Consumer prices in Argentina rose six percent in January, the INDEC national statistics bureau said Tuesday, accelerating from the previous month despite the renewal of a sweeping price control programme enforced by the government.
The news, another blow to President Alberto Fernández’s administration, means inflation has totalled 98.8 percent over the past 12 months – the highest officially recorded rate since 1991.
Argentina’s consumer price index is now heating up after slowing slightly in November (to 4.9 percent), recording similarly high rates to those recorded in September (6.2 percent) and October (6.3 percent).
In its 2023 Budget bill, the government forecast that consumer prices would increase 60 percent this year, though analysts consulted by the Central Bank’s monthly market expectations survey expect the figure to surpass 97 percent.
Argentina has recorded annual inflation rates of double digits for more than a decade, but price rises have accelerated sharply since 2018, when they increased 47.6 percent in the calendar year. In 2019, increases totalled 53.8 percent, while in 2020, in the midst of the Covid-19 pandemic, a rate of 36.1 percent was registered.
Over the last two years, inflation has shot up again, reaching 50.9 percent in 2021 and 94.8 percent last year.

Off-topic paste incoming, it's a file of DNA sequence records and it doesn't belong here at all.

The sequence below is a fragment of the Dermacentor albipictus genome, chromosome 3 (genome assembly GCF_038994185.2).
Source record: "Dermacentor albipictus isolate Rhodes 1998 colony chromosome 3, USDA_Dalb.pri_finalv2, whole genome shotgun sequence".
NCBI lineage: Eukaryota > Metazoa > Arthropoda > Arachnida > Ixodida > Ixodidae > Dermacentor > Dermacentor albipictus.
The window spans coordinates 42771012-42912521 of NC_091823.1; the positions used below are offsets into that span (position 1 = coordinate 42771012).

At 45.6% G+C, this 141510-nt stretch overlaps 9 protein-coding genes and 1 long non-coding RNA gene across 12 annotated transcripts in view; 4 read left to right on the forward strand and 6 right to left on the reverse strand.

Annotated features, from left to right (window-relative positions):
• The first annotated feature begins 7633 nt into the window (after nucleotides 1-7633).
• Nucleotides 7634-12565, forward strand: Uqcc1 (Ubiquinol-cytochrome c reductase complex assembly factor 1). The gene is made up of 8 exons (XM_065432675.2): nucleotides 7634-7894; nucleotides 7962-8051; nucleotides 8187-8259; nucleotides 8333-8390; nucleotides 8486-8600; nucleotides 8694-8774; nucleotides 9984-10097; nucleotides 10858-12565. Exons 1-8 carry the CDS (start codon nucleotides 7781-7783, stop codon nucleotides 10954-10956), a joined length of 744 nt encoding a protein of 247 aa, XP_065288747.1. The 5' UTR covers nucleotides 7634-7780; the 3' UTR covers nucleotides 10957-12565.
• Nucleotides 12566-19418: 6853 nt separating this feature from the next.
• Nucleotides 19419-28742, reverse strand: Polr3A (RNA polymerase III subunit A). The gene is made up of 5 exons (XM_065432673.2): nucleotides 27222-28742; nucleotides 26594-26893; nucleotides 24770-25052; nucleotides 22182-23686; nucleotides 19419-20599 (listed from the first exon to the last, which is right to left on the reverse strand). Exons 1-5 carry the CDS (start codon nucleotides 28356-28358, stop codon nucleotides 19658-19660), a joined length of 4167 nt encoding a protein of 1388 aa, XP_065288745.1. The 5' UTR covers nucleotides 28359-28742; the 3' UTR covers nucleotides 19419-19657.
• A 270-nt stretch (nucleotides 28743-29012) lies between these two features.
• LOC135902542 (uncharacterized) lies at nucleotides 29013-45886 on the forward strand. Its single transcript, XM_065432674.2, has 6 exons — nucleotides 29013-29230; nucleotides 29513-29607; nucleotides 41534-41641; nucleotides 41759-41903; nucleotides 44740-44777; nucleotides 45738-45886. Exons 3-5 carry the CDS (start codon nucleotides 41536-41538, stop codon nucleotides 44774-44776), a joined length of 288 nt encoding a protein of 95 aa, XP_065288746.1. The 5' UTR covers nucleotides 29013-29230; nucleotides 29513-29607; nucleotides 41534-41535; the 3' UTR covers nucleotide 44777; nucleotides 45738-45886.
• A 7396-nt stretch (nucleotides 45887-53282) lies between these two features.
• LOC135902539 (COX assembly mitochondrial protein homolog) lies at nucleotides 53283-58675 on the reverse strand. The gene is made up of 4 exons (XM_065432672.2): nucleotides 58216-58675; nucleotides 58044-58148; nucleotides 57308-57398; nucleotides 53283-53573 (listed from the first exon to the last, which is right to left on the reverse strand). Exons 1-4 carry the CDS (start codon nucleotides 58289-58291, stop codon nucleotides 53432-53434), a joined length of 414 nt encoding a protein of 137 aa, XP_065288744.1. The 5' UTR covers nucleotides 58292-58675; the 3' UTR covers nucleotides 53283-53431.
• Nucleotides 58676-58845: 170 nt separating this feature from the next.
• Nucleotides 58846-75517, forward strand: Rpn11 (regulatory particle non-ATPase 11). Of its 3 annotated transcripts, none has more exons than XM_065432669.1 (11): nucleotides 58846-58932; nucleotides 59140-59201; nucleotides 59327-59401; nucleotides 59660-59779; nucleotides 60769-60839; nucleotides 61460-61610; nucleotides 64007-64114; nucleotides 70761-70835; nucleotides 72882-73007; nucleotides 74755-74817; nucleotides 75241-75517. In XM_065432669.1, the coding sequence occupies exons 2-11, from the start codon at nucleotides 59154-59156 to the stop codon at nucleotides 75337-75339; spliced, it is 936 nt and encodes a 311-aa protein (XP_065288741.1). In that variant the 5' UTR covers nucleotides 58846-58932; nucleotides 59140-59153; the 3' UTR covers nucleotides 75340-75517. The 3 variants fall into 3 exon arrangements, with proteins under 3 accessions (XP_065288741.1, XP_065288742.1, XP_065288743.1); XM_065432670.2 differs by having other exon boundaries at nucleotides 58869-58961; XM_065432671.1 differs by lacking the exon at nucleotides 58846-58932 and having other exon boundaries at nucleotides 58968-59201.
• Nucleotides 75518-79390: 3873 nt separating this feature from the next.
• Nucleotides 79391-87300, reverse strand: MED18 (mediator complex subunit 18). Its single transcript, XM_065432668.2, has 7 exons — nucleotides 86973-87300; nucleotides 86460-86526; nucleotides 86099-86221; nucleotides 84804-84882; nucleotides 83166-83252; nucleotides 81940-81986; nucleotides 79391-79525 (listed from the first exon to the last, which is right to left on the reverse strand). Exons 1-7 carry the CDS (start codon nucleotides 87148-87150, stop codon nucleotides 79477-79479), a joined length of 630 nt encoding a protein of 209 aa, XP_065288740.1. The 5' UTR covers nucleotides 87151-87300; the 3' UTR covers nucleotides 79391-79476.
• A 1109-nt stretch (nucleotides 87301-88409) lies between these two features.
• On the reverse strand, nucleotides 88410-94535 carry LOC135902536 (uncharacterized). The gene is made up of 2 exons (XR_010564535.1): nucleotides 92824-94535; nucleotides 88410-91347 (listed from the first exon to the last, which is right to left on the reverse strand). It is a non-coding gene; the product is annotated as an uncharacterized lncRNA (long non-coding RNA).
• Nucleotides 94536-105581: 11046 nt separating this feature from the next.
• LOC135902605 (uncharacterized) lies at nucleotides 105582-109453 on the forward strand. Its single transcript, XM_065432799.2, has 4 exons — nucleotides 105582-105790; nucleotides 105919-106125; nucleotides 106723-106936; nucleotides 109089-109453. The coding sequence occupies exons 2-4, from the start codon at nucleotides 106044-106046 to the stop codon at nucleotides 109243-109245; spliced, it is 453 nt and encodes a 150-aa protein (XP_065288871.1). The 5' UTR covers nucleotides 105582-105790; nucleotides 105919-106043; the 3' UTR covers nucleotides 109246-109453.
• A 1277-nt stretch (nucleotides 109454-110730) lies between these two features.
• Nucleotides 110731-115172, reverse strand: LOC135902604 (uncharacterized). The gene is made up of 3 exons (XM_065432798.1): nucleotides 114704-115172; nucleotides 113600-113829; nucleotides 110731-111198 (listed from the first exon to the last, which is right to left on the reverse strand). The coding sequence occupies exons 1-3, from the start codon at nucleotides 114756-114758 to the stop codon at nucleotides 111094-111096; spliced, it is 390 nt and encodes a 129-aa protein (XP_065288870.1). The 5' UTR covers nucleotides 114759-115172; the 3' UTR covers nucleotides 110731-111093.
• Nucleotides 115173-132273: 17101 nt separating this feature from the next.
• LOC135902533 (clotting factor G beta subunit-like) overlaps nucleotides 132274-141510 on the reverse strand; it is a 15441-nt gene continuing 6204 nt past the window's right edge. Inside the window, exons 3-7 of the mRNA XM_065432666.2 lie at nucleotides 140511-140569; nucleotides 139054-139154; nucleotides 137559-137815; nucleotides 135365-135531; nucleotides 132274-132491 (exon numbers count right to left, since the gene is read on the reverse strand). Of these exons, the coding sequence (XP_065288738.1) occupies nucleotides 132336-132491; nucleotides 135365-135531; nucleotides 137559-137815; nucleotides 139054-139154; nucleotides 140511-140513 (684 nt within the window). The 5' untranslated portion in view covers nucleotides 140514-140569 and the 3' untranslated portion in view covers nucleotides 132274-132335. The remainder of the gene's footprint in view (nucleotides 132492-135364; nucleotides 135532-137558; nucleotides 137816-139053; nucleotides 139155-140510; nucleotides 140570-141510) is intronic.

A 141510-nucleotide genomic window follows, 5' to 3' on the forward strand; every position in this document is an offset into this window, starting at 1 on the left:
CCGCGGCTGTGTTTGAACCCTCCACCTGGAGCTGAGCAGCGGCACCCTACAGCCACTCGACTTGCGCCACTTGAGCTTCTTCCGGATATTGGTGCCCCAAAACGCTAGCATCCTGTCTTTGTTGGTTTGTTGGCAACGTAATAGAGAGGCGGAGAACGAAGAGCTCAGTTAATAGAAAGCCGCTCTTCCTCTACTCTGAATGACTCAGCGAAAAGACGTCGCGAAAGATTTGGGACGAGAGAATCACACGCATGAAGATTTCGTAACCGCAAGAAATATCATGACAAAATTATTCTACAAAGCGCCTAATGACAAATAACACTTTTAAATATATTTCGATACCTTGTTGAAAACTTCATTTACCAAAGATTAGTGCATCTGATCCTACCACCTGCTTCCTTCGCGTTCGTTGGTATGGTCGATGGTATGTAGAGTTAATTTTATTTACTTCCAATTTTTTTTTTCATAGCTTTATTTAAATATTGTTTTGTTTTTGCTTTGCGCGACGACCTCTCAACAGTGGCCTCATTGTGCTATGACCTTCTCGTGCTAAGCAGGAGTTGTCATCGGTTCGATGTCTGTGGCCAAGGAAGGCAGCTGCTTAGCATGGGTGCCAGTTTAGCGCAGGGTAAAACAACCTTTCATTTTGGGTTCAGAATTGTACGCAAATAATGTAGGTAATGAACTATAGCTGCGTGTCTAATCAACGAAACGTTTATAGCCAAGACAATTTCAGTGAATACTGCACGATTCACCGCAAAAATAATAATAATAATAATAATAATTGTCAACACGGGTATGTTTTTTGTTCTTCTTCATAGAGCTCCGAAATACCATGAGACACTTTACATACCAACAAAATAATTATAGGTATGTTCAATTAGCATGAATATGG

January’s six-percent rise was a result of a 7.9 percent rise in the prices of seasonal products, 5.4 percent in core inflation and 7.1 percent in regulated services.
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Increases in January were led by a rise of nine percent for prices in the recreation and culture sector, mainly due to rises in tourism costs as a result of the holiday season and cable television services. That was followed by utilities (housing, water, electricity and other fuels) and communications, which rose eight percent.
Another notable rise was the 6.8 percent recorded for food and non-alcoholic beverages, a major component of Economy Minister Sergio Massa’s ‘Precios Justos’ scheme. Within the division, seasonal price increases for fruits, vegetables, legumes and pulses stood out.
Back in February, the official renewed his opt-in price control scheme for more than 2,000 key products, limiting increases to 3.2 percent a month.
Despite the agreement, the increase in food and non-alcoholic beverages exceeded the January guideline (6.8 percent vs. the four percent guideline).
The government briefed reporters that the agreement with firms and supermarkets is being honoured and that it will continue to check that companies are complying. However, there are many smaller stores such as grocers and neighbourhood stores that are not signed up to the programme.
The Economy Ministry announced this week that at least seven cuts of meat would be added to the scheme, with existing prices maintained until March 31 and allowed to rise 3.2 percent monthly thereafter.
Private analysts are sceptical that the government will be able to considerably lower prices to meet Massa's stated target of a monthly inflation of four percent in April.
The two sectors with the lowest price variations in January were clothing and footwear (up 2.3 percent) and education (up 1.1 percent).
The Greater Buenos Aires region was in line with the general price index with an exact rise of six percent, while the Cuyo region had the highest monthly inflation rate in the country at 6.4 percent.